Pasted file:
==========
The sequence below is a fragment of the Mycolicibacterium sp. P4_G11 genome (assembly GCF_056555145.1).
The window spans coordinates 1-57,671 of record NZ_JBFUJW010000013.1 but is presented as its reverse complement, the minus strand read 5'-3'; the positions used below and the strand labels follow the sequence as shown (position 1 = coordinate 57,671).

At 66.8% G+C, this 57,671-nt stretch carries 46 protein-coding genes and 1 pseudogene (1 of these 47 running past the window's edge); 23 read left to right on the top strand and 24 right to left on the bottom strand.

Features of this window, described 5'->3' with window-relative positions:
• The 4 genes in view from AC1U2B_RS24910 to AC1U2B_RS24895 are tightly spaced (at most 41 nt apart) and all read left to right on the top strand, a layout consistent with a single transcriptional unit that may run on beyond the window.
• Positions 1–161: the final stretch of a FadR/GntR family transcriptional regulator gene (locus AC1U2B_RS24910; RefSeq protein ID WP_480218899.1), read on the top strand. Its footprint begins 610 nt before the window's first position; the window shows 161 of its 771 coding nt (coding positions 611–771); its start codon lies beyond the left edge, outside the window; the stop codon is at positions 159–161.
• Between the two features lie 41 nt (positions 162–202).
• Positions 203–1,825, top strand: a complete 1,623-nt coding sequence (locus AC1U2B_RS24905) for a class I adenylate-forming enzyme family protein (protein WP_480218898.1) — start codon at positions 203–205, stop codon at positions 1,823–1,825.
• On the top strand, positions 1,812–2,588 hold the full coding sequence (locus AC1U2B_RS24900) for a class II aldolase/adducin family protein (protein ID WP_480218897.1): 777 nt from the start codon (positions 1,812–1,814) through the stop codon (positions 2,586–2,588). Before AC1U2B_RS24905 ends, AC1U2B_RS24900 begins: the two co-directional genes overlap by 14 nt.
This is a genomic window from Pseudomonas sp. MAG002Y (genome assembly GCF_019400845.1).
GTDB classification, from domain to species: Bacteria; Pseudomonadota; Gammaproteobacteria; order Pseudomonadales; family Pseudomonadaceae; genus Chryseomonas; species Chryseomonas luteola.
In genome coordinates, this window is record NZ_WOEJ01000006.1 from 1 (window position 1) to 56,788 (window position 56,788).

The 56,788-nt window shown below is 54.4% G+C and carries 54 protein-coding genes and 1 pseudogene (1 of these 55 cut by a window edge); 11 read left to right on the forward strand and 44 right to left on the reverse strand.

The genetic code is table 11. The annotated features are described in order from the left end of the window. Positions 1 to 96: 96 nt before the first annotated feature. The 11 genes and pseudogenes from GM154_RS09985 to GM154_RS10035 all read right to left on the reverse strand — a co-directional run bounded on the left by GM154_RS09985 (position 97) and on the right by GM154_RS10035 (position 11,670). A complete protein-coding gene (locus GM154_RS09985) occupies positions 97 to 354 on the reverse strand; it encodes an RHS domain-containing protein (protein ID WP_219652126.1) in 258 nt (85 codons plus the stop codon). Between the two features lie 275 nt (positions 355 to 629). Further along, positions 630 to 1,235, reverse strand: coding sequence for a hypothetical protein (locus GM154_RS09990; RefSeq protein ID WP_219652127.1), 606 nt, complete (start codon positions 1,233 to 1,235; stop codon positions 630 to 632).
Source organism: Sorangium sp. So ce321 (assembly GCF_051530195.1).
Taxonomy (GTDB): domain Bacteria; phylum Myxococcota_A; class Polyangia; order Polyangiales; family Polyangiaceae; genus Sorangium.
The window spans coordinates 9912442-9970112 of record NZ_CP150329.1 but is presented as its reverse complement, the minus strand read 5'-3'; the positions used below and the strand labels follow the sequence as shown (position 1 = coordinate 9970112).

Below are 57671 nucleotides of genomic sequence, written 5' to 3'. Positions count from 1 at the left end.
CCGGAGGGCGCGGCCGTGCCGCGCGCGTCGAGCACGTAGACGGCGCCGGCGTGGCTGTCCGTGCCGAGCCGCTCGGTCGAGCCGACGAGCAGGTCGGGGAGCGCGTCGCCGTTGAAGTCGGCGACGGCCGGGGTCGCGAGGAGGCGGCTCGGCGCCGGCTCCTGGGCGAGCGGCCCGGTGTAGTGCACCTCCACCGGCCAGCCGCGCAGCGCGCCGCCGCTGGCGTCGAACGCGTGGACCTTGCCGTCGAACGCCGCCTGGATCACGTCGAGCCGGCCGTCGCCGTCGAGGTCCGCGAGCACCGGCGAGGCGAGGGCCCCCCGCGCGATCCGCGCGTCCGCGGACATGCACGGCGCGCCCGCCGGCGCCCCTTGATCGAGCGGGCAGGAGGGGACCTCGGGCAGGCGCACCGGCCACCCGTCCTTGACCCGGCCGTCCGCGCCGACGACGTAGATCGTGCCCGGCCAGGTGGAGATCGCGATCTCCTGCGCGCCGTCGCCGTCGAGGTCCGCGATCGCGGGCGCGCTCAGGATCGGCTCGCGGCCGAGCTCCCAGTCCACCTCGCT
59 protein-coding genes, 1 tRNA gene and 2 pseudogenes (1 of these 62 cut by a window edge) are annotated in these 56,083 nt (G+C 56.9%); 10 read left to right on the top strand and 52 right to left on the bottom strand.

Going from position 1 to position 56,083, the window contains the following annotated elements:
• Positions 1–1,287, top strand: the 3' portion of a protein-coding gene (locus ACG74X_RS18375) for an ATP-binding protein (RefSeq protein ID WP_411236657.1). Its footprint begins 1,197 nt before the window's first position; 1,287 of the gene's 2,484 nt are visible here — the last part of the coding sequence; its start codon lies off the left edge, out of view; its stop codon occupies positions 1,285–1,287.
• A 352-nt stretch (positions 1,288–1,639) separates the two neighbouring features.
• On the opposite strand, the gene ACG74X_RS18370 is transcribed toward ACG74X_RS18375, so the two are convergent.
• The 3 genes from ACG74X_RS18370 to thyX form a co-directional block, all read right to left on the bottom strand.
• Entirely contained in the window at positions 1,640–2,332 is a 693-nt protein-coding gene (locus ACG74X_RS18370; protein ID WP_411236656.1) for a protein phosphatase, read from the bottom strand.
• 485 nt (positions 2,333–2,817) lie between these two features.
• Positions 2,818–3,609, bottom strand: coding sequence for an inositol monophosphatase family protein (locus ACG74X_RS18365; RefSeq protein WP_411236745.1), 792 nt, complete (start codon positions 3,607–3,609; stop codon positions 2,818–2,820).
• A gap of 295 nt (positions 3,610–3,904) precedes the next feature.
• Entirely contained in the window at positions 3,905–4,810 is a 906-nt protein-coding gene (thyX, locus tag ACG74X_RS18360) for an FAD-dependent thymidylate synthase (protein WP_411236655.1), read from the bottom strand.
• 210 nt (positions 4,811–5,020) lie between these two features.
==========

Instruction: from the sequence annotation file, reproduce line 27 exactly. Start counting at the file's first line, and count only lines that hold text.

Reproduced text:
• 485 nt (positions 2,333–2,817) lie between these two features.